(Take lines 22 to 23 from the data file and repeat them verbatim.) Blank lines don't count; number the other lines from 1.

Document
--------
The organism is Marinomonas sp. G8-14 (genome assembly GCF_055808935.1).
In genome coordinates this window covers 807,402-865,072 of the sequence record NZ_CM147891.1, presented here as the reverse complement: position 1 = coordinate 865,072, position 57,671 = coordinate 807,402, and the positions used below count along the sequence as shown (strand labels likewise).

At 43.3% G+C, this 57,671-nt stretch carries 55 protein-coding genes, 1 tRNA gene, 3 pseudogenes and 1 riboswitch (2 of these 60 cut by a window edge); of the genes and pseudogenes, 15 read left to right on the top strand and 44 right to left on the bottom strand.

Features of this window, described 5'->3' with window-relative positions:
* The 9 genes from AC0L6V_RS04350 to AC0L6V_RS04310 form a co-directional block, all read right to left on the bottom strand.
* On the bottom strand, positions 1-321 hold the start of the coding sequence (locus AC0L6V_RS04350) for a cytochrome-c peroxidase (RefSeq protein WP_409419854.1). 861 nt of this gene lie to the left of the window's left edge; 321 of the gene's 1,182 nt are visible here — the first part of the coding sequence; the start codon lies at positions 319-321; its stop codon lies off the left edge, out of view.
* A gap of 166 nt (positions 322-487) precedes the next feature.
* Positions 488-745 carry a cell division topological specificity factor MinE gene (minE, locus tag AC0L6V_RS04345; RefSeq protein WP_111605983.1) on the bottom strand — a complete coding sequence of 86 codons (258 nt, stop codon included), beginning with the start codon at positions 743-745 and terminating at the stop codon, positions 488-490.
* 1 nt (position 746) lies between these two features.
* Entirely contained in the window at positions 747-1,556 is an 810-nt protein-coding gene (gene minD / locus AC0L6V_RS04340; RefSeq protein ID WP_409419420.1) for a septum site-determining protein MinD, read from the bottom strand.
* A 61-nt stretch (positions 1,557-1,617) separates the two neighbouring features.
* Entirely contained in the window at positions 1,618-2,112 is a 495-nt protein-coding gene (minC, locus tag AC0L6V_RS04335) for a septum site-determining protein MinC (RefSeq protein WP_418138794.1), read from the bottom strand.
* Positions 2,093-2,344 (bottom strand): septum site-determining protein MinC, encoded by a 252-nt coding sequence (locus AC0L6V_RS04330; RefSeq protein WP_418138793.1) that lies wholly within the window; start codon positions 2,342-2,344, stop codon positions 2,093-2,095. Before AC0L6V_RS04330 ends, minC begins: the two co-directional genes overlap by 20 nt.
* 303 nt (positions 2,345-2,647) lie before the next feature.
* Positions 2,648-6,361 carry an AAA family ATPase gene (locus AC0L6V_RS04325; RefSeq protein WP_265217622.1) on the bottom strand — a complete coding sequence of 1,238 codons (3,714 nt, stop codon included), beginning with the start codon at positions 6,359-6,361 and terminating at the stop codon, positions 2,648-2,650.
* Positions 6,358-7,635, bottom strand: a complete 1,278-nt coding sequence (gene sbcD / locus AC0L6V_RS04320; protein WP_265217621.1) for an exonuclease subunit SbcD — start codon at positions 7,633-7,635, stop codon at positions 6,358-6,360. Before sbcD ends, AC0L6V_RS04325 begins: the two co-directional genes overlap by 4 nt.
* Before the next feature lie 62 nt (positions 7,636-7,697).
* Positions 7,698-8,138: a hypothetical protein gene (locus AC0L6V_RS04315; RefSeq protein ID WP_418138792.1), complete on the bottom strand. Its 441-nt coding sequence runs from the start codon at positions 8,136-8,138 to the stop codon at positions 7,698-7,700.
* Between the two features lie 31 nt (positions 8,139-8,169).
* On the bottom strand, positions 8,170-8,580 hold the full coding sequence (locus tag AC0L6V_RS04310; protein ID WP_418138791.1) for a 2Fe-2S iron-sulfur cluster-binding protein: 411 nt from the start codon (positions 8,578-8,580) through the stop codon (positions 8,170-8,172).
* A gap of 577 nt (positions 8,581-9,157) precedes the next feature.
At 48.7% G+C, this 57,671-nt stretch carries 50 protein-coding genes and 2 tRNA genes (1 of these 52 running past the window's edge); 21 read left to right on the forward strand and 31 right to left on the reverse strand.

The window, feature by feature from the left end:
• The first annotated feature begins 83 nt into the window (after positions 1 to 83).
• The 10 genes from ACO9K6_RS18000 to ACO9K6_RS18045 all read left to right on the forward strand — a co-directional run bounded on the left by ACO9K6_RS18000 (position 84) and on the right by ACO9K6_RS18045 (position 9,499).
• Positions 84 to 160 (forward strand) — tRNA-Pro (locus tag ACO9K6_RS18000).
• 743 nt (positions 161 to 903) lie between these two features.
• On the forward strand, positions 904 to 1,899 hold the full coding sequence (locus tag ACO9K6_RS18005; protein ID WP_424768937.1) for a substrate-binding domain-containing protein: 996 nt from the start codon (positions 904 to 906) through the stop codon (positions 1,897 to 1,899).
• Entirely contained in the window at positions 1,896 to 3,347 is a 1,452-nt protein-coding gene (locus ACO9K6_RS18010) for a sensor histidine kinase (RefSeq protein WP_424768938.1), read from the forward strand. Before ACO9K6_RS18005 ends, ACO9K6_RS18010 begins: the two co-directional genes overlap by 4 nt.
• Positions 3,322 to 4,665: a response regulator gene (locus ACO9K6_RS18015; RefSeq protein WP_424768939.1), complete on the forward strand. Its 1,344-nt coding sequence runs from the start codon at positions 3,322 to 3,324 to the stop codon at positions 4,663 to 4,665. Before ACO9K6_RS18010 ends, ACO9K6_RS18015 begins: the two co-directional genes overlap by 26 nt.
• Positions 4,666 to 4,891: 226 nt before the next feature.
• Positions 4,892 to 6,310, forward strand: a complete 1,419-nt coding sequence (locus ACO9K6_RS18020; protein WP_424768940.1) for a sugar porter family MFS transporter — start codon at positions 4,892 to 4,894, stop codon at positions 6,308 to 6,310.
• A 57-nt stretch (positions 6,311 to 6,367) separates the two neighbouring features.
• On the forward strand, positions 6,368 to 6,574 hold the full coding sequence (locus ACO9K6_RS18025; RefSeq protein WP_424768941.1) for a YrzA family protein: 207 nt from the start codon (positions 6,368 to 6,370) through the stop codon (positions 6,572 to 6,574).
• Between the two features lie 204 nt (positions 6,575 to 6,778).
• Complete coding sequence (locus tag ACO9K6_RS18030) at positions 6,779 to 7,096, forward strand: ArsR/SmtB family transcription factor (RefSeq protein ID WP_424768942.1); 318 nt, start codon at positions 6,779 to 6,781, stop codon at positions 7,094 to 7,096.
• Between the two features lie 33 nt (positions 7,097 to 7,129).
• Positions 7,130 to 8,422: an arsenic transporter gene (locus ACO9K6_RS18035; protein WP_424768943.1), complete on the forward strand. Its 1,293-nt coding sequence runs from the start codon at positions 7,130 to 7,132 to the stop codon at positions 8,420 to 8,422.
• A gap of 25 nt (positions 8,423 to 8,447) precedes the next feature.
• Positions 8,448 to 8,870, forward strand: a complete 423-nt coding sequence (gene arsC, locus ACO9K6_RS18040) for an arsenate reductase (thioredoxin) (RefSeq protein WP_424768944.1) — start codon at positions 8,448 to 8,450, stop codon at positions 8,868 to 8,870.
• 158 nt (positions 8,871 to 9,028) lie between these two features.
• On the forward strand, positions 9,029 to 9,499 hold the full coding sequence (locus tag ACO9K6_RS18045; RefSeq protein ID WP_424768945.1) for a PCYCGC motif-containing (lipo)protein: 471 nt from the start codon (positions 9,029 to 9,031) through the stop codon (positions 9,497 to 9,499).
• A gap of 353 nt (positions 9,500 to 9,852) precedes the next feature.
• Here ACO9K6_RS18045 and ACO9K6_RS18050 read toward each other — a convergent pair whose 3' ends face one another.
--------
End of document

At 48.7% G+C, this 57,671-nt stretch carries 50 protein-coding genes and 2 tRNA genes (1 of these 52 running past the window's edge); 21 read left to right on the forward strand and 31 right to left on the reverse strand.

The window, feature by feature from the left end: